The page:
When you get sick, your doctor would tell you to eat fruits and vegetables and stay hydrated. It’s also the classic advice for kids growing up. Adults who want to go on a diet or prevent diseases are told the same thing. But does the warning “too much of anything is bad” also apply to a healthy diet?
It is, especially if you’re battling a disease. It seems ironic, given that healthy food is known for preventing and curing different health problems. But the human body is a complex one; if it’s been infected with a disease, it won’t react well with certain types of food. That said, here are some healthy kinds of food you may need to avoid depending on your health condition:
Hearing that you should reduce your coffee intake can be one of the worst things you’d ever hear. To many, coffee is the kickstarter of the day and an energy booster when drowsiness occurs. It is also healthy because coffee is loaded with antioxidants that can lower your risks for type 2 diabetes and liver diseases, among others.
However, health experts only recommend no more than 400 mg of coffee per day. Consuming 500 to 600 mg is considered excessive. Too much coffee—and caffeine, for that matter—can overwhelm your nervous system and cause insomnia, irritability, stomach cramps, nervousness, heart palpitations, and muscle tremors.
2. Nuts and Seeds
Nuts and seeds are great protein sources. But if you have an autoimmune disease, these healthful snacks are excluded from your autoimmune protocol (AIP) diet. The AIP diet is part of an effective autoimmune disease treatment plan. Besides nuts and seeds, it excludes other sources of protein, some fruits, fruit byproducts, and vegetables.
Brazil nuts, for example, are among the best dietary sources of selenium. But consuming more than 300 micrograms of it per day exceeds the upper tolerance level for its safe intake. To put it in perspective, that’s only four to five pieces of Brazil nuts per day. That much Brazil nuts can put you at risk of selenium toxicity, which can cause nail and hair loss, digestive issues, and memory gaps. Those are already your symptoms if you have an autoimmune disease. Thus, consuming selenium can worsen your condition.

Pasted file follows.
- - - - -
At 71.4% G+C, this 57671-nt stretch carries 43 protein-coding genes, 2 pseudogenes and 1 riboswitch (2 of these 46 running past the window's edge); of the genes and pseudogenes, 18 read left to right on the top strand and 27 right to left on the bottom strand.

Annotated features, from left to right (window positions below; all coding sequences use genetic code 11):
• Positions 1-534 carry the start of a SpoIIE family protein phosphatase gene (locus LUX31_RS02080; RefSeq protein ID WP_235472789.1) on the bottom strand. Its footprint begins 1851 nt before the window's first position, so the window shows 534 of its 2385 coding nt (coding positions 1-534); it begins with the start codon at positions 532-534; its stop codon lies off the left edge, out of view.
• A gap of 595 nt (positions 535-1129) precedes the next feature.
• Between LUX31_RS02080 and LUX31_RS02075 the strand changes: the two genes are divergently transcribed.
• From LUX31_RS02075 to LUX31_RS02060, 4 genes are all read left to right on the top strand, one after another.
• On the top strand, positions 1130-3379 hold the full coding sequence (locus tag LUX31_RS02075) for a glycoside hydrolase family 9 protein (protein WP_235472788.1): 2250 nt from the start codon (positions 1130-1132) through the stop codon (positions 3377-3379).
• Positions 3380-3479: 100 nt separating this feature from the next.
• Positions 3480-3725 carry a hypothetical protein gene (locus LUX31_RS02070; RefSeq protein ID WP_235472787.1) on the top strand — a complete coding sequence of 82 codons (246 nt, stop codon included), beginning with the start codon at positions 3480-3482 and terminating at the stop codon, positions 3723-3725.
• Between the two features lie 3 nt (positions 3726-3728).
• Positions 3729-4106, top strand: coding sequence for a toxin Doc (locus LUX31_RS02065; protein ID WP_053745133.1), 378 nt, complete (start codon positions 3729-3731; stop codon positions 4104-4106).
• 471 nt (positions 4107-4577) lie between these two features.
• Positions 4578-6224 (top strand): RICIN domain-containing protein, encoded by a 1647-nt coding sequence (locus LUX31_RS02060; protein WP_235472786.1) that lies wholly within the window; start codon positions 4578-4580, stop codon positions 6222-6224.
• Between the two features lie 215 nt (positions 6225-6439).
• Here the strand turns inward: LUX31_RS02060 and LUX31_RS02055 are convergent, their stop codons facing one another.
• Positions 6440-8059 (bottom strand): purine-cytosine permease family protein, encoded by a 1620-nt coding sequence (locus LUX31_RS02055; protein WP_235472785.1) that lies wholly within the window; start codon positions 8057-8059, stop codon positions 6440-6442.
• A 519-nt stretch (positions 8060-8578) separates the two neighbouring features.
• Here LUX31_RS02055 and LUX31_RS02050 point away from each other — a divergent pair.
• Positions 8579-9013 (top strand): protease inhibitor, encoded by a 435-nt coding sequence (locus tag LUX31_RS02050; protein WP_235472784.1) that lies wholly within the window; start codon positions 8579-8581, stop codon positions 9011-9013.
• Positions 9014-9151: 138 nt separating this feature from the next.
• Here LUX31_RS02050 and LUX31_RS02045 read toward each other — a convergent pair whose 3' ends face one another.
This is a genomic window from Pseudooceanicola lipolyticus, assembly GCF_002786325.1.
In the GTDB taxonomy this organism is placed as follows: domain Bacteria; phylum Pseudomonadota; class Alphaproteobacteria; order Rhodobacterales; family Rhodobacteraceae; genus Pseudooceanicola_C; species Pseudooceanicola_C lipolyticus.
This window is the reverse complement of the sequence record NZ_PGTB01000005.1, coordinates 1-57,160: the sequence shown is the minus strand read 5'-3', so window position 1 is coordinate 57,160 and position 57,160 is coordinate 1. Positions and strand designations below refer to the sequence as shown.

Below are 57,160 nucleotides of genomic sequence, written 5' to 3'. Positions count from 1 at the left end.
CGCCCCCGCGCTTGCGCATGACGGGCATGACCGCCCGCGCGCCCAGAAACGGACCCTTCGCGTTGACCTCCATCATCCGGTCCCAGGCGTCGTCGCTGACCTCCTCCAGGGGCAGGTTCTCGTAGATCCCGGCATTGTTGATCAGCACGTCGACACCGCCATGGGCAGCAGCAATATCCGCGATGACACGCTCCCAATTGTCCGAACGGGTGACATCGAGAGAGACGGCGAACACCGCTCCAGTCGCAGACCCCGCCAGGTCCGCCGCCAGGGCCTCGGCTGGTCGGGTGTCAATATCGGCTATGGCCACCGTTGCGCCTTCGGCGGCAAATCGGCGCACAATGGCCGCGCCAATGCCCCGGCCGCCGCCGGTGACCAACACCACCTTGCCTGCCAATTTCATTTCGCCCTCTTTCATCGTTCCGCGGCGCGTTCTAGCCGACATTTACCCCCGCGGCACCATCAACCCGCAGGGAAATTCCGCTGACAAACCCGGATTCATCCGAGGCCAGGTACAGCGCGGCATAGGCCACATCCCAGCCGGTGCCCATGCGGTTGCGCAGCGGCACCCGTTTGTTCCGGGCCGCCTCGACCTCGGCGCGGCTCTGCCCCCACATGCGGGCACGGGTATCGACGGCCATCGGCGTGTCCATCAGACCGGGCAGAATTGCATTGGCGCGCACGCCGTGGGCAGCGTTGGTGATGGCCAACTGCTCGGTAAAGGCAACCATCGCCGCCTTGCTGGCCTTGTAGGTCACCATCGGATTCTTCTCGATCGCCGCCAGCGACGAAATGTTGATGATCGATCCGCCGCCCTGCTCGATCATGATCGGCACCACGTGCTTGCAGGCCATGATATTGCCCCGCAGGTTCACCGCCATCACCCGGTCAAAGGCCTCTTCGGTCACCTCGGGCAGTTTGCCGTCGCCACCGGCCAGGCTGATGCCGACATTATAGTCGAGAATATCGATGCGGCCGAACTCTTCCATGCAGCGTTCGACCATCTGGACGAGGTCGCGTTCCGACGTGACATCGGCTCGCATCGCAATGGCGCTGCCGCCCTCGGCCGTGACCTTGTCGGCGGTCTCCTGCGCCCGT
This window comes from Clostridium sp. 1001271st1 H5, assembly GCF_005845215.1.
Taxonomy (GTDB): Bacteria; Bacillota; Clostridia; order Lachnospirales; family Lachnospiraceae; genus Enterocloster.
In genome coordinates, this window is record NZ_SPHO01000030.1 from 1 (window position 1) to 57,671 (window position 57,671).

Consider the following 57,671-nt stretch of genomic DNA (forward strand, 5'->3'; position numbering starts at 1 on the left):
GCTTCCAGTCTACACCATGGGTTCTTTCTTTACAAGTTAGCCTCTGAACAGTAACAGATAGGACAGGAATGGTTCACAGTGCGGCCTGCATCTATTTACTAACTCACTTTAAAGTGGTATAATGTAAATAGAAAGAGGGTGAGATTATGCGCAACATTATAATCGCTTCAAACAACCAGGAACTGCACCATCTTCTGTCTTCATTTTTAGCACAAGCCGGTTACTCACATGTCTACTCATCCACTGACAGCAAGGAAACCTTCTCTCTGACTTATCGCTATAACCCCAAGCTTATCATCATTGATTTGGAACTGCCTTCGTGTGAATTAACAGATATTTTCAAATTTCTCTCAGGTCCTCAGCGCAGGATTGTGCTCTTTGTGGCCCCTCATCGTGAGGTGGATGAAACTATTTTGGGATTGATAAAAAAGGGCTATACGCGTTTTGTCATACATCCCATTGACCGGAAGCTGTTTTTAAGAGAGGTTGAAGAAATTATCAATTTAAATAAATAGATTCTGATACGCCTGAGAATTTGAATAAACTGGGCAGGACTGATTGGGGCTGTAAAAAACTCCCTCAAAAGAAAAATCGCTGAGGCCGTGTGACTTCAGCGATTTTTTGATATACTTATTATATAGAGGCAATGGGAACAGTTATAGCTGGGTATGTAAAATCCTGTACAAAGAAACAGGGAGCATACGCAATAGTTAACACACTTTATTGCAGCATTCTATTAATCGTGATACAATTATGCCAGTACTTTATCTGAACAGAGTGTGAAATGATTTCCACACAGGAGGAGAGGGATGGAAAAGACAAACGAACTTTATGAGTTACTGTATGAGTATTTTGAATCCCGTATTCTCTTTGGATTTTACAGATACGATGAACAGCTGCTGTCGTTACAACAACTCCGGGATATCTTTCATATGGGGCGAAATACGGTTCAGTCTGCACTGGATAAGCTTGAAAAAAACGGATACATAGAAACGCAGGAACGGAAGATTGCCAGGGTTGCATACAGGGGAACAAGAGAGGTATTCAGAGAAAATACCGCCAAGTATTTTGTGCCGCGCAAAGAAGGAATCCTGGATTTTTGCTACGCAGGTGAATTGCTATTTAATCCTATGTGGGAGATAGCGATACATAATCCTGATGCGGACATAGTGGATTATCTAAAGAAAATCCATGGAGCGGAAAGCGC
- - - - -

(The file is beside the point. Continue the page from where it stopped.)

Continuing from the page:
3. Cruciferous Vegetables
Cruciferous vegetables include broccoli, Brussel sprouts, cabbage, collard greens, and kale. They offer plenty of benefits, such as lowering your cancer and heart disease risks. As such, cruciferous veggies tend to make up a large part of many people’s diets.
However, these vegetables contain compounds called thiocyanates. They disrupt your body’s ability to absorb iodine. As a result, your risks for hypothyroidism, a common autoimmune disease, may increase.
Dairy is highly unpopular to those with lactose intolerance. But people with this condition shouldn’t be the only ones wary of dairy. Studies have found a link between dairy and cancer. The protein IGF-1, which dairy products carry, has been associated with an increased risk for prostate, breast, and colorectal cancers.
Though research is still inconclusive, evidence shows that the type of dairy often consumed plays a critical role in the outcome.
For example, one study has shown that while total dairy intake didn’t elevate cancer mortality rates, whole milk consumption did increase the mortality rate for prostate cancer.
Thankfully, yogurt and other fermented dairy products aren’t included in the risky dairy category. On the contrary, they help decrease risks for cancers.
5. Tuna (Both Canned and Fresh)
Tuna is one of the most highly recommended protein sources. It’s rich in omega-3 fatty acids, which have anti-inflammatory properties. But tuna, in particular, may also contain high levels of methylmercury. In high amounts, methylmercury can cause developmental delays in children. Effects include impaired hearing and speech, lack of coordination, and vision problems.
Hence, if you are pregnant or have a child who’s already exhibiting developmental delays, limit your intake of tuna. The child could only eat one 75 g (2.6 oz) serving of canned, white tuna every 19 days. Exceeding this amount surpasses the recommended upper limit.
If you’re pregnant, limit your tuna intake or any other mercury-laced seafood to no more than two times per week. Try salmon, sardines, mackerel, and trout instead.
Sadly, most types of food in this list are typical comfort food. But there are more and better options out there. Explore your creativity by creating unique recipes out of those healthier options. Most importantly, heed your doctor’s advice. If they tell you to avoid something that happens to be your favorite, practice self-control. You will be rewarded with a healthier body and mind in time. And when you get cured, you can slowly increase your intake of these forbidden food items, but without exceeding the upper limit, of course.